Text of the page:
Operation Ranch Hand

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A herbicide-spraying program carried out during the Vietnam conflict between 1962 and 1971 that primarily used Agent Orange, but also Agents Blue, Green, Pink, Purple and White
Exposure effects US servicemen exposed to the Agent Orange have a 50% increase in skin cancer, predominantly BCC. The Vietnamese exposed to the herbicides fared far worse. A meta-anlysis found a 3-fold greater incidence of major birth defects in children born to parents with high levels of exposure to Agent Orange
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Agent Orange is the combination of the code names for Herbicide Orange and Agent LNX - one of the herbicides and defoliants used as part of its chemical warfare program, Operation Ranch Hand.
The Air Force dropped up to 20 million gallons of Agent Orange as part of its Operation Ranch Hand, and the Vietnamese government says up to 4000,000 people were killed or injured and 500,000 children may have been born with defects as a result of the chemical spraying.
8 MILLION EXPOSED TO AGENT ORANGE Agent Orange is the code name for one of the herbicides and defoliants used by the US military as part of its herbicidal warfare programme, Operation Ranch Hand, during the Vietnam War.
During the Vietnam War, the United States military sprayed approximately 80 million liters of chemical agents as part of a program called Operation Ranch Hand.
BACKGROUND: Operation Ranch Hand veterans were involved in spraying herbicides, including Agent Orange, during the Vietnam War in 1962-1971; Agent Orange was contaminated with 2,3,7,8-tetrachlorodibenzo-p-dioxin (TCDD).
The researchers examined 872 veterans who had participated in Operation Ranch Hand, which sprayed defoliants over about 3.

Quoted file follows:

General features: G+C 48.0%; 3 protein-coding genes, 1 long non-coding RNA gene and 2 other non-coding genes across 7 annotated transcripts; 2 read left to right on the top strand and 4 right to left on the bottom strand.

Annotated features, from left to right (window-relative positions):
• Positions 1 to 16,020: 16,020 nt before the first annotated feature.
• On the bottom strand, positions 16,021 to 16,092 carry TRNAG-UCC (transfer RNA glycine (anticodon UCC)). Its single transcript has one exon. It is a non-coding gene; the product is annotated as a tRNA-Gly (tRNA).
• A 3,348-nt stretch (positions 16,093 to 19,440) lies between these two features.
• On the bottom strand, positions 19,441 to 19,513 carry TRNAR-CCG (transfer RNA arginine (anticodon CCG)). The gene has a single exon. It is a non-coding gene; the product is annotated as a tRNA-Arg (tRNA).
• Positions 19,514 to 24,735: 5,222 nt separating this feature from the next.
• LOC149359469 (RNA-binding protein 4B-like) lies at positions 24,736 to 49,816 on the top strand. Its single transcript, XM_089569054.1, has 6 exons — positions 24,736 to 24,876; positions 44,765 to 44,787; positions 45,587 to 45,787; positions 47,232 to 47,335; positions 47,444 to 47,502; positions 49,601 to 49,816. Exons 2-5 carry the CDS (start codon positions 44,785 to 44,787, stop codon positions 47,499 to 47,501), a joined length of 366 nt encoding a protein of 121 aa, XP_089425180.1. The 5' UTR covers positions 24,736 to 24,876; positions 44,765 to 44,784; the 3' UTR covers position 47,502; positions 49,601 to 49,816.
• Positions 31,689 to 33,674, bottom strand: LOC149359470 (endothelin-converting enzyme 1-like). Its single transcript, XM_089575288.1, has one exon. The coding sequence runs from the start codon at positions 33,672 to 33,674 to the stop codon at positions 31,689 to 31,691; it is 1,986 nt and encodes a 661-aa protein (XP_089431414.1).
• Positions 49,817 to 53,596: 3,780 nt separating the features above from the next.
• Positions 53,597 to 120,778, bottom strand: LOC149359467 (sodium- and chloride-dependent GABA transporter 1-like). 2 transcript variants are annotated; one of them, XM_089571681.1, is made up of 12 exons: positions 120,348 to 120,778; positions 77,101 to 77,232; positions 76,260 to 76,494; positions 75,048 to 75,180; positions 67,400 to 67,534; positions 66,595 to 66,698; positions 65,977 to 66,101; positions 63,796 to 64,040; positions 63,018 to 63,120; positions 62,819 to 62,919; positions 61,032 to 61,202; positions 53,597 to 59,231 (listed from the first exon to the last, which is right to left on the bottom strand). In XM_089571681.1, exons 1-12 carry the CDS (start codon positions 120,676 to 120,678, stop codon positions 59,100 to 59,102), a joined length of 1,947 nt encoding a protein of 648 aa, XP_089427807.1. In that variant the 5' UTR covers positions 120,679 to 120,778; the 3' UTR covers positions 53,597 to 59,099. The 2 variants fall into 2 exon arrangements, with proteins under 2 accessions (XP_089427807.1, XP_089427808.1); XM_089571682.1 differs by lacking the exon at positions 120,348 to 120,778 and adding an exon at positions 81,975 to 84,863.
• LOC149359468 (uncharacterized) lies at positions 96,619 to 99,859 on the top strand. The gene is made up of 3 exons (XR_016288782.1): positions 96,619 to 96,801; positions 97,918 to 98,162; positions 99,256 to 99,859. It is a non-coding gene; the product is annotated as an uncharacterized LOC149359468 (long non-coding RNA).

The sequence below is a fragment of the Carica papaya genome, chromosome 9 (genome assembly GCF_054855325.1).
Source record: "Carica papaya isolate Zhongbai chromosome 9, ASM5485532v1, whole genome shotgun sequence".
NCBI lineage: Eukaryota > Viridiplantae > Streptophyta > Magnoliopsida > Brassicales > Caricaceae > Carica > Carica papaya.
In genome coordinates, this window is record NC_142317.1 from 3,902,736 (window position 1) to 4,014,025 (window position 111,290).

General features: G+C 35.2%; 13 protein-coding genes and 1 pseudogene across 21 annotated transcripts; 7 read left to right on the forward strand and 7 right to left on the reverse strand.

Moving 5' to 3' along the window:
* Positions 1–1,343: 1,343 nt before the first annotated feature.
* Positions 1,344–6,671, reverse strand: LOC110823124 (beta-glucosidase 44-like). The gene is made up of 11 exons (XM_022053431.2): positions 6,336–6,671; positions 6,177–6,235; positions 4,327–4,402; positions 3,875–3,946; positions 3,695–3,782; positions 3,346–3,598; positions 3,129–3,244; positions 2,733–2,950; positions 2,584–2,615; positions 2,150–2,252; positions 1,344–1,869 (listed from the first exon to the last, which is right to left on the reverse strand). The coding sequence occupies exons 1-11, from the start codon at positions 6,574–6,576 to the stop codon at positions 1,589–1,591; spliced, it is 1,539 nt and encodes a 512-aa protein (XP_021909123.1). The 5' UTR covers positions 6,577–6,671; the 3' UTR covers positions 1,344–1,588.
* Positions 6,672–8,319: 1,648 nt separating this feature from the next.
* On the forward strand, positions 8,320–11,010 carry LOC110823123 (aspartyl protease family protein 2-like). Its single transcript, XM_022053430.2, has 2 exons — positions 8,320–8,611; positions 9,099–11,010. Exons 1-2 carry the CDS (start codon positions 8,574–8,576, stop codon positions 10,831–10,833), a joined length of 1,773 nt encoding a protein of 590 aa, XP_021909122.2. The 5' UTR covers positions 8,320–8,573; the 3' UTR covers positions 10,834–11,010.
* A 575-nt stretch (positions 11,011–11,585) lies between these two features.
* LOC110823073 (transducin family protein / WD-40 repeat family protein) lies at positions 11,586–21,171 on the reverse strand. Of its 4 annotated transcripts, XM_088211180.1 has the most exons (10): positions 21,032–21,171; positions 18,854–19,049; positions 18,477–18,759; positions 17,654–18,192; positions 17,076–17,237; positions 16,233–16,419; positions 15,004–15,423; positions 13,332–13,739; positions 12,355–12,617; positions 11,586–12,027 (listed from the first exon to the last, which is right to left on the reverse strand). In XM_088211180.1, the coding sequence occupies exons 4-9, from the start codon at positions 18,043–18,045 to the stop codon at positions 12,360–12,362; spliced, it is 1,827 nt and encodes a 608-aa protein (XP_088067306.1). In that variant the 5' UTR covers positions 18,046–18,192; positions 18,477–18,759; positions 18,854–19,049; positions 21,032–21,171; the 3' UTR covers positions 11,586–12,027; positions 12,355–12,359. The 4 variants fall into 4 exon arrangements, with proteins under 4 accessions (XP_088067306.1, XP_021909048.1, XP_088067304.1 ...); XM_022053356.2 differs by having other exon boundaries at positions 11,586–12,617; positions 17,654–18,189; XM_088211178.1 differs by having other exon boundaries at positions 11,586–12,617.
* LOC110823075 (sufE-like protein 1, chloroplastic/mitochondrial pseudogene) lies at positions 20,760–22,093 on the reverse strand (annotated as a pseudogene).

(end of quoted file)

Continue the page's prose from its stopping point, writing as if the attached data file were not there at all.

Those dioxin residue levels are relatively high among veterans of Operation Ranch Hand (ORH) (Michalek and Tripathi 1999), the operation responsible for the handling and the actual aerial spraying of Agent Orange and other dioxin-contaminated herbicides in Vietnam from 1962 to 1971.
The Air Force study is based on exhaustive health evaluations performed every five years since 1982 on veterans of Operation Ranch Hand, the Air Force operation that sprayed 90 percent of all the Agent Orange herbicide used in Vietnam.
It is comparing the health of Vietnam veterans who participated in the Operation Ranch Hand defoliation program--which used the dioxin-contaminated Agent Orange -- against the health of a matched group of air-cargo veterans stationed in southeast Asia but not Vietnam.
Veterans involved in Operation Ranch Hand were responsible for the aerial spraying of Agent Orange and other herbicides contaminated with TCDD during the Vietnam War from 1962 to 1971.
Operation Ranch Hand, a study of 1,200 Vietnam veterans conducted by the U.
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